Since being hired by University of Cincinnati as an Adjunct Instructor in 2011, Asst. Prof. Slaughter has taught two interiors and eleven architectural design studios in addition to four elective seminars in the School of Architecture and Interior Design. Slaughter has also been privileged to teach two first year planning graphic courses in the School of Planning, and one foundation design studio in the School of Design. As well, he has been sought out by students for three independent studies and was requested as Second Chair for a graduate student’s architecture thesis committee. Of the eleven architecture studios Slaughter taught or co-taught, two senior capstone courses were each honored by either an award recognizing outstanding individual achievement, Mark Pothier, DAAP Works 2011 Directors Choice Award, or group performance, HYLAND Magazine 2014 International Contemporary Furniture Fair Award for Excellence in Design for Good Works & Charity. And the sole outstanding interiors course he co-taught with Kimberley Burke, a second year “Workplace of The Future” design competition studio, four students, Matthew Ford, Mina Lee, Angie Tjisnoyo and Sara Willhoite were awarded with Metropolis Magazine’s Honorable Mention for their submission “Nexus: The Locomotion Of Business”.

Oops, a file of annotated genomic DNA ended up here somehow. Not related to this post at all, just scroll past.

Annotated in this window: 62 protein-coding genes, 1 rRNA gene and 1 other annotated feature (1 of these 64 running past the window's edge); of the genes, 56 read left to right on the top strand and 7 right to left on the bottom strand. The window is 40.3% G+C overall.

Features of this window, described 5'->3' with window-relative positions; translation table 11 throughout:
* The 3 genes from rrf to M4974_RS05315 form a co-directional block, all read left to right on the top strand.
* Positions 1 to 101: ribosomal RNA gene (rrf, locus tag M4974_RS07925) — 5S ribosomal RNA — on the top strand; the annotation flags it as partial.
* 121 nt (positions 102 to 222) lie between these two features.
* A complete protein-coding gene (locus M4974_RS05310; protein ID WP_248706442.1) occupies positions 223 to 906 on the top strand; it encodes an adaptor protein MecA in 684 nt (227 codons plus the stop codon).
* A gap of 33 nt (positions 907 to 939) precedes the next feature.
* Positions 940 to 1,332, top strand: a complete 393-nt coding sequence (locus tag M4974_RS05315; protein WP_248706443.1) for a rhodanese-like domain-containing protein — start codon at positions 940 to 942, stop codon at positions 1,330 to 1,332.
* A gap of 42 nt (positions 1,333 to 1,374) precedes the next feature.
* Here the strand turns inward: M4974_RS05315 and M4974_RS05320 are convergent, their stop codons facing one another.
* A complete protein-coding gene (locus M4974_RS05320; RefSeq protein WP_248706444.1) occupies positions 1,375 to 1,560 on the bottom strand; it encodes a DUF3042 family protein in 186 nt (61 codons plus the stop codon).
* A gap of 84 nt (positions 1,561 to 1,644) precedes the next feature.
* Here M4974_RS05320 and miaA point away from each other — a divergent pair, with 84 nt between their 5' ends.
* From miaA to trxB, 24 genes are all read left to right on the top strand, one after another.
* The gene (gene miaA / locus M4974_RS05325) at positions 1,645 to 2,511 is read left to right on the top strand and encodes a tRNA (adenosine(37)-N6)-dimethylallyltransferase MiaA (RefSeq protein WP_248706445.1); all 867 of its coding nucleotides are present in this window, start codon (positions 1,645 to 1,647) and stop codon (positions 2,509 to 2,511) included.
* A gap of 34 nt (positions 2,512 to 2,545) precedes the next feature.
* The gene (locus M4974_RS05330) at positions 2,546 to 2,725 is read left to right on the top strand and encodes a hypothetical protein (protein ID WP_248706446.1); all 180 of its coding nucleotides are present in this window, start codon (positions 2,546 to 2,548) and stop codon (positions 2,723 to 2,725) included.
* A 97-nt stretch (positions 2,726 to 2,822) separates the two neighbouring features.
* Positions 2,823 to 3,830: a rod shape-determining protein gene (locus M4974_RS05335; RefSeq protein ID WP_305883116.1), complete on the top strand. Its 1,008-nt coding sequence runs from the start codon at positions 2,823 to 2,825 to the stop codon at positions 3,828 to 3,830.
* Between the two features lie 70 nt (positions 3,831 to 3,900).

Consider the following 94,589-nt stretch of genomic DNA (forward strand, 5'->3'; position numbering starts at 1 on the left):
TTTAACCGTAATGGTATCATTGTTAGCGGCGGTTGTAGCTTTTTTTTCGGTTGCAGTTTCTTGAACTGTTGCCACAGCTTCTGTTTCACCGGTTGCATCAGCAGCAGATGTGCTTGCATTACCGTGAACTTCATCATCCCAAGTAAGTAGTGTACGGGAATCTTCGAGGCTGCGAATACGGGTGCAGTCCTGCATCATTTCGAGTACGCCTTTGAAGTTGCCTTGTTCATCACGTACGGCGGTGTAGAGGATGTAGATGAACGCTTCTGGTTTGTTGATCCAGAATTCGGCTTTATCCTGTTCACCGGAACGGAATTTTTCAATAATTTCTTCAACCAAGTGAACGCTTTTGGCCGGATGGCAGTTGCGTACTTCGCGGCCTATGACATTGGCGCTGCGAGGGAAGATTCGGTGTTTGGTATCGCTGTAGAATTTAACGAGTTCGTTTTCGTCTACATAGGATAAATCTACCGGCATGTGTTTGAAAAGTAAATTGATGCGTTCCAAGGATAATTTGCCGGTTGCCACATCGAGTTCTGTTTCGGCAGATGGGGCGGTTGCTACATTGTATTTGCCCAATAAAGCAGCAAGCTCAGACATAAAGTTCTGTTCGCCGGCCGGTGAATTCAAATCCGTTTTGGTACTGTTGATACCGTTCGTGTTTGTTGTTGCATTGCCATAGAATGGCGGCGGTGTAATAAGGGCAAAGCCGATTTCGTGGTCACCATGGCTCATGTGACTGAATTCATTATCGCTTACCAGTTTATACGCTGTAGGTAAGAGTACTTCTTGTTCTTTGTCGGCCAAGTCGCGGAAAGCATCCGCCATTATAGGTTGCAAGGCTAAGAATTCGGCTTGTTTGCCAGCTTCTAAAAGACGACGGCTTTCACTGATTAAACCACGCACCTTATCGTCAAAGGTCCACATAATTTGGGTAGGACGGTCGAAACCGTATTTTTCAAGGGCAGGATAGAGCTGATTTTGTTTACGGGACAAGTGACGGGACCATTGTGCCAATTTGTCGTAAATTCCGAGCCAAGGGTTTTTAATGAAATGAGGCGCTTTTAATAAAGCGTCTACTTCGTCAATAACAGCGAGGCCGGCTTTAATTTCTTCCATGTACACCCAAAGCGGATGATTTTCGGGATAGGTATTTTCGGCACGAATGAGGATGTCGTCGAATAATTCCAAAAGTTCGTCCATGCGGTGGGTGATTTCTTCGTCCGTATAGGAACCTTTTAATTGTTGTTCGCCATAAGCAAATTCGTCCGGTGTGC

The threads that knit Slaughter diverse experiences has been his tacit focus on public interest design, cultural production and computer-aided design and fabrication. It is these foci, collectively, that constitutes his project, and through the academy, this project which propels him to work in the service of fulfilling the University’s obligation to the ideals of cultural and racial diversity, progress research in advanced computation and fabrication and through teaching, curate an experience that provides opportunities to synthesize technical expertise with a research agenda pursuant of innovative and unconventional solutions to real world problems facing the underserved by design.
Associate Professor, CECH Educational Studies
638J Teachers College
Taheera N Blount
Assistant Professor Counseling
Sandra L. Browning